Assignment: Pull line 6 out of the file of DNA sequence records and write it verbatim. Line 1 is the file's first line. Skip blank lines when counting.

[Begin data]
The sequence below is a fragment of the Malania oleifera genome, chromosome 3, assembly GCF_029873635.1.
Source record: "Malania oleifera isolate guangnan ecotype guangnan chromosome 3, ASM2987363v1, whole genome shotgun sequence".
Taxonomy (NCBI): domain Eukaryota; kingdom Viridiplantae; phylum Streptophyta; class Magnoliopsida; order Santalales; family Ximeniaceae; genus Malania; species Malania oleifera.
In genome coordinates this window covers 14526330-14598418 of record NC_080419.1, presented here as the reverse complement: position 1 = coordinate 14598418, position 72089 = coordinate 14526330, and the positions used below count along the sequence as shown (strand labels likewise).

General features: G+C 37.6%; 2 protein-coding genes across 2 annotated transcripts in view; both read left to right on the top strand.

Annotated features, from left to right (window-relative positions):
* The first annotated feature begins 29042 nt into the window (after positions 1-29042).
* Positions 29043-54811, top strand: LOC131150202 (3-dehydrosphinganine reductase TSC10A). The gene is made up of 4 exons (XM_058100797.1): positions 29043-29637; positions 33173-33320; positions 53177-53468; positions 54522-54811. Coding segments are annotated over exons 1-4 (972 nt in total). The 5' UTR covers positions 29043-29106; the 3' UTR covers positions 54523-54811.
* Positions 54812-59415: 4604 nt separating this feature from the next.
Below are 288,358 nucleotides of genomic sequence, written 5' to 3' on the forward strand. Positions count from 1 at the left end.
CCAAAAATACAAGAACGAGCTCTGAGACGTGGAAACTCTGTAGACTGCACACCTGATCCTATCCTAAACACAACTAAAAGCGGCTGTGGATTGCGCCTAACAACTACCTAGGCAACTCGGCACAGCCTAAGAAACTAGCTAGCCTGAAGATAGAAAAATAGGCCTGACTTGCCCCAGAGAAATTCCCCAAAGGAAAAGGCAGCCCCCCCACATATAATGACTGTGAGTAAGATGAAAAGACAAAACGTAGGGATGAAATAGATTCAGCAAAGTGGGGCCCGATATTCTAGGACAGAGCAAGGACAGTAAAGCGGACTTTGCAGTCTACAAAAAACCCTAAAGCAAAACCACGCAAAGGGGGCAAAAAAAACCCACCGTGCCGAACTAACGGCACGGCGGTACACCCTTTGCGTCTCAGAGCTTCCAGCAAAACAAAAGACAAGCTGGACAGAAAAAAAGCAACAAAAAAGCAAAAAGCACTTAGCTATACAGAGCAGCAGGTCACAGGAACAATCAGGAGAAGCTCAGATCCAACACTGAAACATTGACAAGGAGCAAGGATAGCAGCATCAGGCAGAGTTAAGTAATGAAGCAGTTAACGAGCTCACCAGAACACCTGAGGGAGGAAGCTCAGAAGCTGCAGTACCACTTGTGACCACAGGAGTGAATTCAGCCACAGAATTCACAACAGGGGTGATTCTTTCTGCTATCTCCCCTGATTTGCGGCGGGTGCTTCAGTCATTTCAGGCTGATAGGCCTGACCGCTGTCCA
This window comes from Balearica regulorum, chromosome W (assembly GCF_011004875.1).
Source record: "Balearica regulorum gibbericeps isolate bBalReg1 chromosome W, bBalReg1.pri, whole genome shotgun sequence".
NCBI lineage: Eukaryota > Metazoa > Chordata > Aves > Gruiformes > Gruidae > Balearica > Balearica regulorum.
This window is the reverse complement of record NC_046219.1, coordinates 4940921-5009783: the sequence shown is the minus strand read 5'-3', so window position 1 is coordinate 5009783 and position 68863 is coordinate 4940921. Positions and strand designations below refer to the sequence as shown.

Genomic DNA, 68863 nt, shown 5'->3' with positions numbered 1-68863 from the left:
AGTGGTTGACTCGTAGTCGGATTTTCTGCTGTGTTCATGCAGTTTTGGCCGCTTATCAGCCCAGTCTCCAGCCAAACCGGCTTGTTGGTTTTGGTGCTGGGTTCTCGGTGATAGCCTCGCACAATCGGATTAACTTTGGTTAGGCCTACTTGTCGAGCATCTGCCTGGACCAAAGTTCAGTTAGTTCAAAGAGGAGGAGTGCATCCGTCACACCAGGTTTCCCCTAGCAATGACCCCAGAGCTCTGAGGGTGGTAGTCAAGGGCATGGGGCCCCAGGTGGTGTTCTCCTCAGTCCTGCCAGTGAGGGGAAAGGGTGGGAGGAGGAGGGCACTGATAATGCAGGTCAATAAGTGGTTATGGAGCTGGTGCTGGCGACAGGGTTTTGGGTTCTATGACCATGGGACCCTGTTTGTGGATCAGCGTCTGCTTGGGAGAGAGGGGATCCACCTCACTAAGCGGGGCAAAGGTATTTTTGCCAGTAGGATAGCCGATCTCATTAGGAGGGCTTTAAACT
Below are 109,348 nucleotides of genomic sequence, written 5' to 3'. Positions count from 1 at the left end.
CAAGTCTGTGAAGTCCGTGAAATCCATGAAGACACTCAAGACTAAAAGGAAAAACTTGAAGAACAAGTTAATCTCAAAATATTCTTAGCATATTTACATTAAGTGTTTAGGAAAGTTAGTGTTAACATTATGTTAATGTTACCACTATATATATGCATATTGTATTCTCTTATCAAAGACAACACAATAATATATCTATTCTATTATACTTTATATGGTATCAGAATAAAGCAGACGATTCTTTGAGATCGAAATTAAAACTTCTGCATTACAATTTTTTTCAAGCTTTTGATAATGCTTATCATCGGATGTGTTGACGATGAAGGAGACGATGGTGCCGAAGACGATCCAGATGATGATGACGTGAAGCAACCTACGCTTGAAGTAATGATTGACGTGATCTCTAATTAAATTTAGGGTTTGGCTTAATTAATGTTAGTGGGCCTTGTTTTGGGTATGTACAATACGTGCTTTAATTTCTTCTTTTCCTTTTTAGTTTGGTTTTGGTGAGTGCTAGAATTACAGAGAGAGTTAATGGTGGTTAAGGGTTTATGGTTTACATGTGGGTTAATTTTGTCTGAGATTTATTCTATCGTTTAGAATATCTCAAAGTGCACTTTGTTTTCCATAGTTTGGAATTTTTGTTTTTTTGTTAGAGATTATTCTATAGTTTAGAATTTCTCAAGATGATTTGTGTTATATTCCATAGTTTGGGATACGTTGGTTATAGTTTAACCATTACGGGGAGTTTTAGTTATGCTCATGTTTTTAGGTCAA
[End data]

Annotated features, from left to right (window-relative positions):